Despite a day of drama and hastily altered plans, Britain has increased its lead in the European Three-Day Event Championships and now has four show jumping fences in hand over the competitive French team. Belgium is in bronze position, the latter two teams being the only nations to get four riders home.
Britain’s tactic of appointing Leslie Law as trailblazer proved inspirational and, as conditions deteriorated in persistant Irish drizzle, he was the only rider to achieve the optimum time all day, a feat which has left him fourth and within a sniff of his first individual medal.
World silver medallist and team number two Jeanette Brakewell was kicking herself after an error at the penultimate of six water fences, this caused a number of problems. The step up to an island in the water topped by a narrow house fence proved a lottery, as horses landed in the water either flat-footed or too onward bound and were unable to make the distance. Her horse Over To You, who hadn’t put a foot wrong until that point, missed at the bank and fell, which meant elimination.
This placed heavy pressure on Pippa Funnell and William Fox-Pitt, who were both under team orders to take the long route at this complex, and this caused them to add 9.6 and 6.4 time penalties respectively. The three team horses will need to trot up sound at the final inspection for Britain to stay in the hunt.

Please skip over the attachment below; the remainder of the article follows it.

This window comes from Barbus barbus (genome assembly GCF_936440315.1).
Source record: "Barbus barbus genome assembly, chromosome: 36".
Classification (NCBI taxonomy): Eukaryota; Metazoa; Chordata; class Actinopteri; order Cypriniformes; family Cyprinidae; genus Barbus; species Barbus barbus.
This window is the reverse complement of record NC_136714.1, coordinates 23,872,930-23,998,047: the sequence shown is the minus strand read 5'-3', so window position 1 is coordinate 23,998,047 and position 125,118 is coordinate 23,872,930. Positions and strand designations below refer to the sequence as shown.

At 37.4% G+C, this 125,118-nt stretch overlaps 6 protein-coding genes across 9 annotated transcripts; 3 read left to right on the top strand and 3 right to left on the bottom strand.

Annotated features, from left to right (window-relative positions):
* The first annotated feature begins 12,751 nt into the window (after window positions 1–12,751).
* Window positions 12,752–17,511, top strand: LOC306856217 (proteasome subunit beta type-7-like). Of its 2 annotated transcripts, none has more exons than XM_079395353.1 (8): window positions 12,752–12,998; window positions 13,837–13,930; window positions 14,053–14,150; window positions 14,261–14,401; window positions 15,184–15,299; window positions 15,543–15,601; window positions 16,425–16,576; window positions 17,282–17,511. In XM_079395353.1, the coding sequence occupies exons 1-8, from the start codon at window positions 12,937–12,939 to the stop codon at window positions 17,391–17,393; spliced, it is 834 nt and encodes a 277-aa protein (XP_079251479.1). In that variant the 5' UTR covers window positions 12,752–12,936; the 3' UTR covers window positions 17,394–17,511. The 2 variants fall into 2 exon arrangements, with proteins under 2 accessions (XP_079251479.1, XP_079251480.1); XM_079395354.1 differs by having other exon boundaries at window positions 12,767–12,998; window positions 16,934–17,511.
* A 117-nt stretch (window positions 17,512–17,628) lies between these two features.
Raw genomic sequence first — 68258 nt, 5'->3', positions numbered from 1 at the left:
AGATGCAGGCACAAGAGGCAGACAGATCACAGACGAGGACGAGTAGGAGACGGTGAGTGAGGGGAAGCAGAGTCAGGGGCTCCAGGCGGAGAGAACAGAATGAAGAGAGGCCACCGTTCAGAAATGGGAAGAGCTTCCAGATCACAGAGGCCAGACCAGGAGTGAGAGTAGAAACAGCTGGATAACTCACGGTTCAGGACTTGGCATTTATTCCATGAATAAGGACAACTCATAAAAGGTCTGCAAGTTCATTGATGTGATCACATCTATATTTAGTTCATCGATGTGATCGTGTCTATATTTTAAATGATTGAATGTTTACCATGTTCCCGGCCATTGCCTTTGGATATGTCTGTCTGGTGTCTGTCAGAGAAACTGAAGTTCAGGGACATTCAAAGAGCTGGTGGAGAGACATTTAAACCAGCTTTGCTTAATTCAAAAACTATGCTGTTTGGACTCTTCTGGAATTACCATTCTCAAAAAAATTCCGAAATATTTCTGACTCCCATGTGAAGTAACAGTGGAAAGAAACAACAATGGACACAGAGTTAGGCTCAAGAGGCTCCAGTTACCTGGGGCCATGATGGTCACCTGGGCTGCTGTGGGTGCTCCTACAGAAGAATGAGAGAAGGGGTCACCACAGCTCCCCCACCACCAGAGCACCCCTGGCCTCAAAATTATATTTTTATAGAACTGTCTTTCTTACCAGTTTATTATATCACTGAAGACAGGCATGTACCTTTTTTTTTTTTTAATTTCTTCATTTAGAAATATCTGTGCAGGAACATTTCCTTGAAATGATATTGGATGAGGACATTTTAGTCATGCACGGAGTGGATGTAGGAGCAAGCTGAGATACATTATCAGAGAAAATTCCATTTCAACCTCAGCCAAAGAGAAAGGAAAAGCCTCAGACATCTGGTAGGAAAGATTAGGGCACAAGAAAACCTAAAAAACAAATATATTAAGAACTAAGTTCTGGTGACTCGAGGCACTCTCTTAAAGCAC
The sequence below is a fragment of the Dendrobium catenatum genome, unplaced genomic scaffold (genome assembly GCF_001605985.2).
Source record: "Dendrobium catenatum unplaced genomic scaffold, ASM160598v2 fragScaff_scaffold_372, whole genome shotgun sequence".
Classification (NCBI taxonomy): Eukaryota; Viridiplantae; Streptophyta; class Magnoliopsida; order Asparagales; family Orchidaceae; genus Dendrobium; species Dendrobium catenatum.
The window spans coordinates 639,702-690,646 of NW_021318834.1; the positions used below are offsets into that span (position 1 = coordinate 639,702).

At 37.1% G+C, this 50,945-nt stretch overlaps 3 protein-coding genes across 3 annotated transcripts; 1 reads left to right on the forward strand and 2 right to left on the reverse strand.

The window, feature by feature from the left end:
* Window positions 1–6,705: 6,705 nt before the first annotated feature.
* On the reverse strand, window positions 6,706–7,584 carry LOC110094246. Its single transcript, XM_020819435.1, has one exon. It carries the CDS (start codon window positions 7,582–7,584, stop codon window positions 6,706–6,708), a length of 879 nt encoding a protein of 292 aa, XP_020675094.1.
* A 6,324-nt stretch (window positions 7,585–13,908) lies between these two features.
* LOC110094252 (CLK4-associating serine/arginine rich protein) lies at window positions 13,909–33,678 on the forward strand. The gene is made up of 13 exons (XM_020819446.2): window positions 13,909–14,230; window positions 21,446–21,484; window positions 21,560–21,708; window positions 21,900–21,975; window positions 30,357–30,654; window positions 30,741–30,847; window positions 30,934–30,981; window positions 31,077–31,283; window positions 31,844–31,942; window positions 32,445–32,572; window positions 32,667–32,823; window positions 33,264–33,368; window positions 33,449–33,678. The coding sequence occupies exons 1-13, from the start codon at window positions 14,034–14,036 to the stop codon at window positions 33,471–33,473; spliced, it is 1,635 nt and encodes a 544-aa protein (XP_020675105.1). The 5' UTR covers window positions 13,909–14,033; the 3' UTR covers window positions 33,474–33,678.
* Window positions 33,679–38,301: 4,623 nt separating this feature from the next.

There are four British riders in the top 10 – after Leslie, Pippa is fifth, Mary King, who rode as an individual, seventh, and William Fox-Pitt eighth – but the clear leader is still the 23-year-old French rookie Nicolas Touzaint, who, like his compatriots, rode boldly straight through the bogey water complex.
Nicolas goes into Sunday’s final show jumping phase with two rails in hand over the 1999 silver medallist Linda Algotsson, left to “do her own thing” after the Swedish team was decimated by two falls. Belgium’s Karin Donckers is in bronze position, but the cost of a rail covers those placed second to seventh.
Susanna Bordone, the youngest rider, rode with maturity to lie sixth, though the Italian team has been eliminated. Their first horse, Down Town Brown ridden by Fabio Fani Ciotti, was taken to the nearby veterinary hospital at Troytown after a nasty fall at the Euro fence, but was later reported to be all right.
Ireland has risen to fourth and in reach of their goal of Olympic qualification, thanks to a wonderful pathfinding performance by the experienced Sue Shortt, but they suffered tragedy when Austin O’Connor’s ride Horseware Fabio was killed in a freak fall when he head-butted the steep uphill steps at 15.
Ireland’s two best-placed riders came unstuck also; Sasha Harrison had a stop in the influential water and Jonty Evans retired after stops.
Belgium, Ireland and Germany are in line to qualify for the Olympics. Germany’s chances of glory evaporated when the dressage runner-up Bettina Hoy was the only rider to refuse at fence 6, a “telescope” trakehner type fence, and former British Young Rider Stefanie Thomson was unseated at a corner fence.
In total 47 riders completed the cross-country with 28 clear rounds.
Teams: 1, Great Britain, 135.6; 2, France, 152.2; 3, Belgium, 176; 4, Ireland, 235.4; 5, Germany, 312.2; 6, Austria, 359.
Individuals: 1, Nicolas Touzaint/Galan de Savagere (FRA) 31; 2, Linda Algotsson/Stand By Me (SWE) 40.8; 3, Karin Donckers/Gormley (BEL) 42.4; 4, Leslie Law/Shear L’Eau (GBR) 43.2; 5, Pippa Funnell/Walk On Star (GBR) 44.4; 6, Susanna Bordone/Ava (ITA) 44.6; 7, Mary King/King Solomon, 45.6; 8, William Fox-Pitt/Moon Man (GBR) 45.4; 9, Heidi Antikatzides/Michaelmas (GRE) 48.2; 10, Enrique Sarasola/Dope Doux (ESP) 49.6.